One of our favorite studies are of artists. We spend about 2 weeks on a piece of art and generally about 12 weeks on an artist. We start by learning about where the artist is from using a map or globe and put the artist on the timeline so we can compare their lives to world events.
Looking Down Yosemite Valley, California, 1865
If the artist lived during a dramatic time in history we talk about it (like Fragonard and the French Revolution) or if the paintings are of interesting places we talk about the place. I also tend to draw out unusual facts from the artist's life or work. Looking at the dress of the subjects and the theme is also a good way to place the artist and work in its place in history.
A Young Girl Reading, 1776When we choose an artist, I try to get books with the prints in them from the library or at half-price books. We have a shelf at the kitchen table where I leave the book open to the picture for 2 weeks.
We talk about the work, the title, and what we notice...sometimes I have them study it and then close their eyes and describe it considering foreground, background, subject, and focus. We will often compare the works to other artists. Either the kids will bring it up or I will, but not by a rule. It is more of a real connection we've made on our own. We also talk about the type of piece (landscape, still life, portrait, etc.), mediums (watercolor, oil, engraving, sculputure, etc.), technique used in the work (i.e. pointellism), elements of the piece (color, lighting, focus, ) and/or size of the work. We don't talk about all of them for every piece, just the things that really stand out.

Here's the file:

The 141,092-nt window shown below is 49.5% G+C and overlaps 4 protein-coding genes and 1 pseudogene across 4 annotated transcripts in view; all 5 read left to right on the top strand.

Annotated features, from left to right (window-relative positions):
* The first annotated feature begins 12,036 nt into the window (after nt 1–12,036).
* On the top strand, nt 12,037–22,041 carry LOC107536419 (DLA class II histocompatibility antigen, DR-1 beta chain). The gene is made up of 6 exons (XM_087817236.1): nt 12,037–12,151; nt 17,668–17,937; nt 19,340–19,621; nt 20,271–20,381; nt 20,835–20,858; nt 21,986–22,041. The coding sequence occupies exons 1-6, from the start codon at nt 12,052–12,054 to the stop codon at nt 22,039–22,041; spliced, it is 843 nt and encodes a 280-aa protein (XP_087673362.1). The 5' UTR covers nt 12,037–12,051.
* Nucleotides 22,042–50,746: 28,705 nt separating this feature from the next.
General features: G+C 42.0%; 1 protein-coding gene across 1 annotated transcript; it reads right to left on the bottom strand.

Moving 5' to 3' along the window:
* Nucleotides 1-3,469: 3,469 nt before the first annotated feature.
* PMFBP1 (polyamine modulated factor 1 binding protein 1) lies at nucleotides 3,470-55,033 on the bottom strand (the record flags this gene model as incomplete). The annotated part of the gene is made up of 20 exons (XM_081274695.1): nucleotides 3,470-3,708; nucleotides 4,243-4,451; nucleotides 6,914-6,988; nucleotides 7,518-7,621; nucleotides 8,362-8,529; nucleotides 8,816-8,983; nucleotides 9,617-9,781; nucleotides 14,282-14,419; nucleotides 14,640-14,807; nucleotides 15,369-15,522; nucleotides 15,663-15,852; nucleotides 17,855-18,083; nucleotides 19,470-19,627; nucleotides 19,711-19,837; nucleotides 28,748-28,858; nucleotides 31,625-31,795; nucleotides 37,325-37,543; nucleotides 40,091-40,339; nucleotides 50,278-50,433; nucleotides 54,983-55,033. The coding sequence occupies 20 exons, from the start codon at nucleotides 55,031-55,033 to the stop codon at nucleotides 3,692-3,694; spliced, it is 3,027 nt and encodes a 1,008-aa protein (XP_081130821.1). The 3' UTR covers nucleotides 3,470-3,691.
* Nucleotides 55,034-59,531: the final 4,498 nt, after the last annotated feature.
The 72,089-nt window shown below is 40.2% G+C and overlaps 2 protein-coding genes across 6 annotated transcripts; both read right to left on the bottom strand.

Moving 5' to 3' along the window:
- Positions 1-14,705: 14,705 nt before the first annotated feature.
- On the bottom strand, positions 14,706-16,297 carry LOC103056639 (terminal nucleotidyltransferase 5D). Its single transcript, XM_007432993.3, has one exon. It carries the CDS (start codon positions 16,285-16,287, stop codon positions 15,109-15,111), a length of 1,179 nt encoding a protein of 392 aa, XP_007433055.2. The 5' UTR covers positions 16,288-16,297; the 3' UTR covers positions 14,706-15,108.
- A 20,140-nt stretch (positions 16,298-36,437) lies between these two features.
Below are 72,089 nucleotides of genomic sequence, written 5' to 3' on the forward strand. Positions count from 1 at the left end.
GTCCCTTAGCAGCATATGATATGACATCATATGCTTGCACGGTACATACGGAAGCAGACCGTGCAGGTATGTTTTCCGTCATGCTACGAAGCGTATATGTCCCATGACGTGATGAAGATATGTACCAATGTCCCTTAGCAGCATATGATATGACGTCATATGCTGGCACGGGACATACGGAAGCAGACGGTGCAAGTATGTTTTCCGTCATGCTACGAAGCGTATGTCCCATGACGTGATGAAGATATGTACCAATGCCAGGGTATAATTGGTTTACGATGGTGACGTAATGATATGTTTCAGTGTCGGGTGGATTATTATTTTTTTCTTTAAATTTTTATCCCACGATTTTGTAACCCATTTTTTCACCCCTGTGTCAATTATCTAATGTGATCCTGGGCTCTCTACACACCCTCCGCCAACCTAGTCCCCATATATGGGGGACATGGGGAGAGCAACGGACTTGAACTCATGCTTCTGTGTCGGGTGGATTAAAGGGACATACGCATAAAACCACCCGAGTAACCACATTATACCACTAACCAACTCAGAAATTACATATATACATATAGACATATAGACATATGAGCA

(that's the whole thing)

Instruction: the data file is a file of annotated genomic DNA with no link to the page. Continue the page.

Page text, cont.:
The Stay at Homes, 1927
To wrap it up, we put a print into a photo album. It is a nice way to remember all of the works we've studied.
Windmill at Wijk bij Duurstede, c. 1670
Our preference is no nudity. When I purchase books, there will sometimes be work that has it (Renoir is an example). I made folders to slide over the books to only show the pics that we are studying.